Katie Flaherty was employed by DMU to run a Knowledge Transfer Partnership (KTP) with the Phoenix in Leicester that aimed to develop an audience strategy and a high quality arts programme that would help position the venue as an international centre for digital arts. As a consequence of the project, Phoenix has secured more than £450,000 of new grant funding and been recognised as an Arts Council National Portfolio Organisation. Katie spoke to the National Centre about her experience taking part in a KTP and the benefits of such partnerships.
What is Phoenix and how are you involved with the project?
My KTP set out to raise the international profile of Phoenix, a new £21m digital media centre in Leicester’s Cultural Quarter. Phoenix had opened its doors as a state-of the art facility with arts cinema, digital media gallery, production studios and education suites. However, it needed to position itself nationally and internationally and this was beyond its expertise because it had a limited audience engagement plan and digital arts programme.
“I was delighted to win the Business Leader of Tomorrow award in 2012. The Universities Minister David Willetts presented me with my prize which was a fantastic accolade.”
I was employed as the Digital Arts Development Officer responsible for working with leading researchers at De Montfort University to improve Phoenix’s knowledge of emerging creative technologies, its management of digital arts and on developing new media for audience participation. This would interest non-traditional arts audiences and community groups in participating in its programme, promote employment opportunities for those with creative skills and develop Phoenix’s capabilities and reputation in the world of new media art and creative technologies.
What were the circumstances that led to DMU employing you to run the project?
I graduated from Loughborough University in 2008 with a First Class BA Hons degree in Fine Art and began my career working as a Sales and Marketing Coordinator for John John’s Limited in London. The company is a fine arts consultancy with an international reputation for the preservation and presentation of fine art, it also has a vibrant arts and education programme including exhibition, talks and residencies. This was a creative business and I gained experienced in strategic planning, marketing, sales and project management.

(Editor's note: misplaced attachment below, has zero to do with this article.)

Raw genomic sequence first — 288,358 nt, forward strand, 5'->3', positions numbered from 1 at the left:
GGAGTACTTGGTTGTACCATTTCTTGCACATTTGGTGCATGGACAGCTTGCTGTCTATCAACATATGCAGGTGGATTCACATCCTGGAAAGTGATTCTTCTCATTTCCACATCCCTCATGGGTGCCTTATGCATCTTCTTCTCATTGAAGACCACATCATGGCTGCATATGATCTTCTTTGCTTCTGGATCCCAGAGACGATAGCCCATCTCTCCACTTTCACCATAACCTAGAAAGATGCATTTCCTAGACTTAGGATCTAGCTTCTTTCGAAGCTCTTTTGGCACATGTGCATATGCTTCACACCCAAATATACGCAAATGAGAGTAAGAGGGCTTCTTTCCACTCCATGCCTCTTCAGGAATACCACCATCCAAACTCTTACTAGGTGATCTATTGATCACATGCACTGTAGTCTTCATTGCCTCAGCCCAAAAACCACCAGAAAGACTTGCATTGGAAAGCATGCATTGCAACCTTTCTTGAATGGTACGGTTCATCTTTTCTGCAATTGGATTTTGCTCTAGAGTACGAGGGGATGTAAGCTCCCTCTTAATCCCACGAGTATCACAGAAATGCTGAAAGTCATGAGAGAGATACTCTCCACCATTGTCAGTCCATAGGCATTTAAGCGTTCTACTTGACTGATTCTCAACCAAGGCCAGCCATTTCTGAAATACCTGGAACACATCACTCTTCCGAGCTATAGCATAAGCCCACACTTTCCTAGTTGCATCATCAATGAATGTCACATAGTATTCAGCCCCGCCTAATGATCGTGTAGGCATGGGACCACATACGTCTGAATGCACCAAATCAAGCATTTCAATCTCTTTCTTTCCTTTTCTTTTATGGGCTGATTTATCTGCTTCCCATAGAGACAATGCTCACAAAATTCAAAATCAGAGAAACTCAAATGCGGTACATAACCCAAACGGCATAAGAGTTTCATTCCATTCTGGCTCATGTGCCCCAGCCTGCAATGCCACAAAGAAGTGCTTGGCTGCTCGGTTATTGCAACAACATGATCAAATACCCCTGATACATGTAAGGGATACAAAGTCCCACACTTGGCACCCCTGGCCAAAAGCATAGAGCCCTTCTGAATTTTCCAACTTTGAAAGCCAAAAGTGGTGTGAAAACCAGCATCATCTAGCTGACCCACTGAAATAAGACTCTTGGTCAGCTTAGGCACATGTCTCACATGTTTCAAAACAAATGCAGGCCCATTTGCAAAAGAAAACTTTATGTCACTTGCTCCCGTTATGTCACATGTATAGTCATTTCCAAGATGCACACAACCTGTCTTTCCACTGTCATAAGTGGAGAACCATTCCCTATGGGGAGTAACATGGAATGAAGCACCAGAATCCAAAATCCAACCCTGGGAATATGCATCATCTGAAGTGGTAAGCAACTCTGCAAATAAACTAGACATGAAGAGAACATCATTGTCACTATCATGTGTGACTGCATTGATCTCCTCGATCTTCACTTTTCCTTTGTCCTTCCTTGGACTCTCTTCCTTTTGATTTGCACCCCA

At that time I was interested in the impact that digital and creative technologies was having on arts organisations and wanted to be part of an organisation that was ensuring it was ‘fit for purpose’ in our digital age. When I saw the opportunity advertised in 2010 to coordinate a digital arts programme at a new media centre and to have a strategic role, I jumped at it. At the interview I had to present how I would develop an international audience for a new digital arts festival in Leicester and impressed the panel enough to be offered the role.
What challenges have you faced whilst running the two-year project at Phoenix?
No sooner had the project begun in May 2010 Phoenix ran into difficulties. A restructuring forced a change in management and left fewer resources to achieve the intended project outcomes. I had three different company supervisors within the first six months of the project which proved to be quite a testing time, especially as the KTP programme is very fast paced.
How did you overcome these challenges?
The restructuring caused uncertainty and the first six months of the project was extremely challenging but ultimately this led me to have a more strategic influence within the company. I successfully adapted the initial analysis and KTP plan to the significantly reduced resources and I focused on seeking alternative funding streams to fill the gap. I focused on restoring direction and momentum to the KTP, adapting the plans to drive an audience development strategy for the digital arts and capitalising on a significant new opportunity through the Arts Council England (ACE).